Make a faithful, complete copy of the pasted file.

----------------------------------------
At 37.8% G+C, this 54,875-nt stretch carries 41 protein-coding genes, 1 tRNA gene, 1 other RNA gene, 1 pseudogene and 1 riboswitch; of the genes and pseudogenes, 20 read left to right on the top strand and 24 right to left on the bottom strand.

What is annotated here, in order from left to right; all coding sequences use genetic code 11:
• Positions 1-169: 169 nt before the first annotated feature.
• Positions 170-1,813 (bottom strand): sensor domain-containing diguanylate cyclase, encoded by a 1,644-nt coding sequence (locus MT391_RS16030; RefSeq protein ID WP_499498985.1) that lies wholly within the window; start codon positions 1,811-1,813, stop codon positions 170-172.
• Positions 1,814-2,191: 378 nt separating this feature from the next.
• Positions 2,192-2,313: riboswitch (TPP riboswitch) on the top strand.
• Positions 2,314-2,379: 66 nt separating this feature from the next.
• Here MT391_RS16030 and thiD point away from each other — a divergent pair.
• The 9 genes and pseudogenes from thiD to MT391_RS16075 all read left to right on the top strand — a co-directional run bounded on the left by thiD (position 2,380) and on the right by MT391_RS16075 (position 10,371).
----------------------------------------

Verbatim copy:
At 37.8% G+C, this 54,875-nt stretch carries 41 protein-coding genes, 1 tRNA gene, 1 other RNA gene, 1 pseudogene and 1 riboswitch; of the genes and pseudogenes, 20 read left to right on the top strand and 24 right to left on the bottom strand.

What is annotated here, in order from left to right; all coding sequences use genetic code 11:
• Positions 1-169: 169 nt before the first annotated feature.
• Positions 170-1,813 (bottom strand): sensor domain-containing diguanylate cyclase, encoded by a 1,644-nt coding sequence (locus MT391_RS16030; RefSeq protein ID WP_499498985.1) that lies wholly within the window; start codon positions 1,811-1,813, stop codon positions 170-172.
• Positions 1,814-2,191: 378 nt separating this feature from the next.
• Positions 2,192-2,313: riboswitch (TPP riboswitch) on the top strand.
• Positions 2,314-2,379: 66 nt separating this feature from the next.
• Here MT391_RS16030 and thiD point away from each other — a divergent pair.
• The 9 genes and pseudogenes from thiD to MT391_RS16075 all read left to right on the top strand — a co-directional run bounded on the left by thiD (position 2,380) and on the right by MT391_RS16075 (position 10,371).